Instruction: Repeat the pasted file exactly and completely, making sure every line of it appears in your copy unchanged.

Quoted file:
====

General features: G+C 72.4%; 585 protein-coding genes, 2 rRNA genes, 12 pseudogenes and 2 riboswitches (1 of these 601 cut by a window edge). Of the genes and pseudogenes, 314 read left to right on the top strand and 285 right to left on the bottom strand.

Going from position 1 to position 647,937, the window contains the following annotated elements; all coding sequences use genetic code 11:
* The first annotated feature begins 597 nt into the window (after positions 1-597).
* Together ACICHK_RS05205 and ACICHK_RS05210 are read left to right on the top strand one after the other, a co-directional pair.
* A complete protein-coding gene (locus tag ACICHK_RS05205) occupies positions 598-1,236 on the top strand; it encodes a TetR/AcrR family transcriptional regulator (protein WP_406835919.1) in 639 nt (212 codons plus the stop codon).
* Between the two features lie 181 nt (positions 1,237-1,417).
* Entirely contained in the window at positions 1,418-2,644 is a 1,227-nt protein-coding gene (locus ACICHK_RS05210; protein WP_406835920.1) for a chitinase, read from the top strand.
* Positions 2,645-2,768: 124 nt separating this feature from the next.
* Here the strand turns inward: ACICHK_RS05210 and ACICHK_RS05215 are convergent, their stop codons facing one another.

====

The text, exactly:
General features: G+C 72.4%; 585 protein-coding genes, 2 rRNA genes, 12 pseudogenes and 2 riboswitches (1 of these 601 cut by a window edge). Of the genes and pseudogenes, 314 read left to right on the top strand and 285 right to left on the bottom strand.

Going from position 1 to position 647,937, the window contains the following annotated elements; all coding sequences use genetic code 11:
* The first annotated feature begins 597 nt into the window (after positions 1-597).
* Together ACICHK_RS05205 and ACICHK_RS05210 are read left to right on the top strand one after the other, a co-directional pair.
* A complete protein-coding gene (locus tag ACICHK_RS05205) occupies positions 598-1,236 on the top strand; it encodes a TetR/AcrR family transcriptional regulator (protein WP_406835919.1) in 639 nt (212 codons plus the stop codon).
* Between the two features lie 181 nt (positions 1,237-1,417).
* Entirely contained in the window at positions 1,418-2,644 is a 1,227-nt protein-coding gene (locus ACICHK_RS05210; protein WP_406835920.1) for a chitinase, read from the top strand.
* Positions 2,645-2,768: 124 nt separating this feature from the next.
* Here the strand turns inward: ACICHK_RS05210 and ACICHK_RS05215 are convergent, their stop codons facing one another.